Yesterday, Mark posted Progressive Insurance's denial that it had represented the driver who killed one of its policy holders, in an effort to getting out of paying a claim. Now, Matt Fisher, the brother of the dead woman, has posted a scathing rebuttal, which begins by noting:
At the beginning of the trial on Monday, August 6th, an attorney identified himself as Jeffrey R. Moffat and stated that he worked for Progressive Advanced Insurance Company. He then sat next to the defendant. During the trial, both in and out of the courtroom, he conferred with the defendant. He gave an opening statement to the jury, in which he proposed the idea that the defendant should not be found negligent in the case. He cross-examined the plaintiff’s witnesses. On direct examination, he questioned all of the defense’s witnesses. He made objections on behalf of the defendant, and he was a party to the argument of all of the objections heard in the case. After all of the witnesses had been called, he stood before the jury and gave a closing argument, in which he argued that my sister was responsible for the accident that killed her, and that the jury should not decide that the defendant was negligent.
"Botanicus Interacticus" is a Disney research project that uses an electrode in the soil of a plant to turn the entire plant into a multitouch interface that can be used to control computers and other devices.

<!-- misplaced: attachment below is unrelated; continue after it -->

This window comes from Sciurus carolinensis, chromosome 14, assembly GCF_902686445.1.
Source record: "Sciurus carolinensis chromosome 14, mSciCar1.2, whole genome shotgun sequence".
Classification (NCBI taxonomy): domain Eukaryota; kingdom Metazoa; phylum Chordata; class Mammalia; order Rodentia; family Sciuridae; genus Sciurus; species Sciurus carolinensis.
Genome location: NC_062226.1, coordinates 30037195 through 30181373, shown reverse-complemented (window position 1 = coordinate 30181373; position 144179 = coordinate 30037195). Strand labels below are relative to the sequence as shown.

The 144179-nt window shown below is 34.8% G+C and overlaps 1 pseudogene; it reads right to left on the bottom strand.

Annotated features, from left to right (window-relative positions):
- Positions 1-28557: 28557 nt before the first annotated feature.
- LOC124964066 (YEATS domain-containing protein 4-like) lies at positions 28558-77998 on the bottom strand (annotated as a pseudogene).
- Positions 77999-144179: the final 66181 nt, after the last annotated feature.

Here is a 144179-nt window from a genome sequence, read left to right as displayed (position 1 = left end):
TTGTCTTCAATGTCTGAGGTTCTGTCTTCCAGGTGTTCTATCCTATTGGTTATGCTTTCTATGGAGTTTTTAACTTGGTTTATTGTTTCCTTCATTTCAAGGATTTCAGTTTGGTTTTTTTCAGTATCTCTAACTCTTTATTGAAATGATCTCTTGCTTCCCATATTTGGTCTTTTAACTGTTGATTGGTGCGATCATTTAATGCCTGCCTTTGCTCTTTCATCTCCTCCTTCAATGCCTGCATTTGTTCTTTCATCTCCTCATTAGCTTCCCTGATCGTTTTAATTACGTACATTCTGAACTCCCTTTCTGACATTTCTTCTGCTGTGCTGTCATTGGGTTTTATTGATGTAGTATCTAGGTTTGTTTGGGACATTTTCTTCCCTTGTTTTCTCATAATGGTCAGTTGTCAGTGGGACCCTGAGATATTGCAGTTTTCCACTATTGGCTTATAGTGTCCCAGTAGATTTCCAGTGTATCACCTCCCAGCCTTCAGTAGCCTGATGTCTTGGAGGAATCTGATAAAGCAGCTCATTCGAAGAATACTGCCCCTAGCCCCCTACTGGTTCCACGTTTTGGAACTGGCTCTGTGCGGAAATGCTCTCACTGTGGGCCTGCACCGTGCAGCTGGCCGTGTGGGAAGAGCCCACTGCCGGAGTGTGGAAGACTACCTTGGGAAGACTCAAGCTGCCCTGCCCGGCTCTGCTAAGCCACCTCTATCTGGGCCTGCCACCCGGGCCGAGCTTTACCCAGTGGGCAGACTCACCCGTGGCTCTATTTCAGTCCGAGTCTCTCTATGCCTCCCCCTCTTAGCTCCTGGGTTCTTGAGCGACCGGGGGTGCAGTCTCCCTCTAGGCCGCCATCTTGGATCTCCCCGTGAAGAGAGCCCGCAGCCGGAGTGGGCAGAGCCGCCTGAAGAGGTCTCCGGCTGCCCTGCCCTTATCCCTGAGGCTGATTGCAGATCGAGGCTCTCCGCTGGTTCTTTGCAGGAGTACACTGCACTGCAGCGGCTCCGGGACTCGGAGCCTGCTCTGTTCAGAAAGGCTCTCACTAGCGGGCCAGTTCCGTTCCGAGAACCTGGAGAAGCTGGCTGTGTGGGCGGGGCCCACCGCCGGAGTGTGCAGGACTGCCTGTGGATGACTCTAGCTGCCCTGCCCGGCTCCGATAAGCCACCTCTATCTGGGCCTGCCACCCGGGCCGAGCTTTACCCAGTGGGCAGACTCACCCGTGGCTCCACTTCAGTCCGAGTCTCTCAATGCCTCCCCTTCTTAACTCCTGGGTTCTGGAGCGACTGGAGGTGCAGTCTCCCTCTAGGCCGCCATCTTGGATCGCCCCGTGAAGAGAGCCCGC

Botanicus Interacticus is a technology for designing highly expressive interactive plants, both living and artificial. The technology is driven by the rapid fusion of our computing and living spaces. Botanicus Interacticus an interaction platform that takes interaction from computing devices and places it anywhere in the physical environment. In particular we are targeting living plants.
Botanicus Interacticus has a number of unique properties. This instrumentation of plants is simple, non-invasive, and does not damage the plants. It requires only a single wire placed anywhere in the soil. The interaction with plants goes beyond simple touch and allows rich gestural interaction. Examples include: sliding fingers on the stem of the orchid, detecting touch and grasp location, tracking proximity, and estimating the amount of touch contact between user and a plant.
Botanicus Interacticus also deconstructs the electrical properties of plants and replicates them using electrical components. This allows the design of a broad variety of biologically inspired artificial plants that behave nearly the same as their biological counterparts. The same sensing technology is used with both living and artificial plants.